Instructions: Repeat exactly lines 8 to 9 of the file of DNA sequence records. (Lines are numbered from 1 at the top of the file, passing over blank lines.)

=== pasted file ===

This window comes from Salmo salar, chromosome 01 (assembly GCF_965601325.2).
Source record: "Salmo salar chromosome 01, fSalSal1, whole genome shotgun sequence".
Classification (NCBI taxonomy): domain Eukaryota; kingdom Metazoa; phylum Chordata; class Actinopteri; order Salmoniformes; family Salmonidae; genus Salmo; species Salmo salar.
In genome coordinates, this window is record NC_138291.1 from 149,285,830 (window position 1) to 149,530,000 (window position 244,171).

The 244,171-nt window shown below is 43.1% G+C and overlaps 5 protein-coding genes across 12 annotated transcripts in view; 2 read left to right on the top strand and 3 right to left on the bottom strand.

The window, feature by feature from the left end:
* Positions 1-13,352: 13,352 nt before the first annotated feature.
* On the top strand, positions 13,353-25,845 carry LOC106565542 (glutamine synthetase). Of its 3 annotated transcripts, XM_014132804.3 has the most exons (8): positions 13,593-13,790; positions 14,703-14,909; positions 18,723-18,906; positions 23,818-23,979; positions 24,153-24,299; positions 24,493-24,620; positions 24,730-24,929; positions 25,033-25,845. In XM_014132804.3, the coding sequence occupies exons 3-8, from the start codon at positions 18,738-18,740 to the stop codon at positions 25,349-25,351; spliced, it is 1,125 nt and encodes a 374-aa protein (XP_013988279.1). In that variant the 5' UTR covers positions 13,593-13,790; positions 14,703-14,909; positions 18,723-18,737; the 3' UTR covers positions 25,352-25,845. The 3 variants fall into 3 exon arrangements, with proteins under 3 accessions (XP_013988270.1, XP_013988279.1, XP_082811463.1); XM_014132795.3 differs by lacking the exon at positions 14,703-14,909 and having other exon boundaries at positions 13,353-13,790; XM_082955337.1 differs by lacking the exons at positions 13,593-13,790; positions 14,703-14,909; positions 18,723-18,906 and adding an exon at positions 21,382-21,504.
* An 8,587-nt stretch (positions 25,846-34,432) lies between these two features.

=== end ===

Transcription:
* On the top strand, positions 13,353-25,845 carry LOC106565542 (glutamine synthetase). Of its 3 annotated transcripts, XM_014132804.3 has the most exons (8): positions 13,593-13,790; positions 14,703-14,909; positions 18,723-18,906; positions 23,818-23,979; positions 24,153-24,299; positions 24,493-24,620; positions 24,730-24,929; positions 25,033-25,845. In XM_014132804.3, the coding sequence occupies exons 3-8, from the start codon at positions 18,738-18,740 to the stop codon at positions 25,349-25,351; spliced, it is 1,125 nt and encodes a 374-aa protein (XP_013988279.1). In that variant the 5' UTR covers positions 13,593-13,790; positions 14,703-14,909; positions 18,723-18,737; the 3' UTR covers positions 25,352-25,845. The 3 variants fall into 3 exon arrangements, with proteins under 3 accessions (XP_013988270.1, XP_013988279.1, XP_082811463.1); XM_014132795.3 differs by lacking the exon at positions 14,703-14,909 and having other exon boundaries at positions 13,353-13,790; XM_082955337.1 differs by lacking the exons at positions 13,593-13,790; positions 14,703-14,909; positions 18,723-18,906 and adding an exon at positions 21,382-21,504.
* An 8,587-nt stretch (positions 25,846-34,432) lies between these two features.